Whereas we might not interactionally be violating human rights of people in developing countries on a day-to-day basis, we are part of a system that violates the human rights of the global poor. We could do more to help. For example by trying to change unfair practices, by becoming more aware of the things we are buying, by supporting movements for change (like unfair trade rules), and donate a percentage of our income to effective aid that compensates for some of the harms that we have already caused.

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We, as humans, are causing the problem of climate change. Whereas science cannot give us an exact indication of the predicted consequences, climate change has already started to amplify existing risks, and is creating new ones for us and for natural systems (like food production) upon which we rely. A clear conflict of interest is part of this super-wicked problem as economic development does not equal climate change mitigation. However, as changes will become irreversible and as climate change will disproportionately affect disadvantaged people and communities, addressing inequality (and poverty) is absolutely crucial.Poverty alleviation often disappears as an explicit priority in wider concepts like socioeconomic, low-carbon or sustainable development.

In this short case study, published by Innovest Advisory, I defend the idea that the context in which we must tackle the problems of development and climate is through fighting poverty and inequality simultaneously.

“How can we Collaborate to unlock invetment to deliver the sustainable development goals in chllenging places”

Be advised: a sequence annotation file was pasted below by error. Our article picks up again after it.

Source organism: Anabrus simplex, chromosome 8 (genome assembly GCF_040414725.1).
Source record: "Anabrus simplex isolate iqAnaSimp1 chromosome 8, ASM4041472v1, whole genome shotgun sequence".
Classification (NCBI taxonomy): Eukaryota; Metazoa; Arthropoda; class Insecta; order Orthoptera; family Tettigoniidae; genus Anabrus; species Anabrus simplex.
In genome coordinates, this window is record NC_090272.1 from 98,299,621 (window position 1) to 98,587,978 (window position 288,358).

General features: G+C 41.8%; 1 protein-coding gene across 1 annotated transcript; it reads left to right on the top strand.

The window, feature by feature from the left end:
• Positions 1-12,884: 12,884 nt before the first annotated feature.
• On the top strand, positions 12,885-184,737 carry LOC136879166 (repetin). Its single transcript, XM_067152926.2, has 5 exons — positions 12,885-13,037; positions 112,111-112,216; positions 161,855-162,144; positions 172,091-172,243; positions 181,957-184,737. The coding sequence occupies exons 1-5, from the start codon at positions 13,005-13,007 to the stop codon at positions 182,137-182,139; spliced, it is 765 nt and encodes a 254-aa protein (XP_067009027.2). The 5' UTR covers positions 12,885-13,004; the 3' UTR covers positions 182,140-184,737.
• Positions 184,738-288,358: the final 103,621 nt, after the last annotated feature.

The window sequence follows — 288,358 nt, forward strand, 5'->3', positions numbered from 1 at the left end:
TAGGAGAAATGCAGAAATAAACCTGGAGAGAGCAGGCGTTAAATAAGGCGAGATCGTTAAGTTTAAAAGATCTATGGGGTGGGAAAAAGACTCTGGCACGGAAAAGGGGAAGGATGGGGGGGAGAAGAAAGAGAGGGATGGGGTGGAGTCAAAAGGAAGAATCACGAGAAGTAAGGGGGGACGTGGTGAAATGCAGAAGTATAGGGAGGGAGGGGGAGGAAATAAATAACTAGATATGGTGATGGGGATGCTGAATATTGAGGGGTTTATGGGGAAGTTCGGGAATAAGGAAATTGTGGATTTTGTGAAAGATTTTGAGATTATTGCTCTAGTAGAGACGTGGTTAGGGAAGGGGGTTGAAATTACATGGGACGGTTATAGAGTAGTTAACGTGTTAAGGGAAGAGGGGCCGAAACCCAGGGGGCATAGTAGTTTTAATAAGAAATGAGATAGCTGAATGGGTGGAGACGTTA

This paper was published by Business Fights Poverty on the topic of doing business in challenging places. It was launched at the 2017 United Nations General Assembly. As I co-writer I contributed to the provision of the case studies for Sierra Agra Inc. and KIMS Microfinance on page 24-27.

Last summer I volunteered as a team leader in a Challenges Worldwide programme in Kampala (Uganda).  I had the opportunity to work with local entrepreneurs and help them to scale their businesses and generate sustainable impact in their community. As a former entrepreneur, existing interest in social entrepreneurship and a degree in International Relations in my pocket,  I was excited to spend 3 months working in Uganda. Looking back it’s safe to say I had one of the most challenging times of my life during this programme, and I would love to share the key lessons I learnt.

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IMG_2071“Tax the rich, end the wars, and restore honest and effective government for all”, Jeffrey Sachs [Munk, 2013].

Every Monday Challenges Worldwide (CWW) arranges a team meeting for all the CWW volunteers in Uganda. This allows CWW to discuss common issues and difficulties, to highlight important aspects of the programme yet to come, to check whether the volunteers are on track with their deliverables, and to go through budgets and stipends. Furthermore, the meeting includes a session of Chartered Management Institute (CMI) training, and it gives opportunity to invite guest speakers.

This week Jane Nalunga from SEATINI-Uganda (the Southern and Eastern Africa Trade Information and Negotiations Institute) joined the meeting to discuss with us the linkages between trade, investment agreements, policies, and local businesses.

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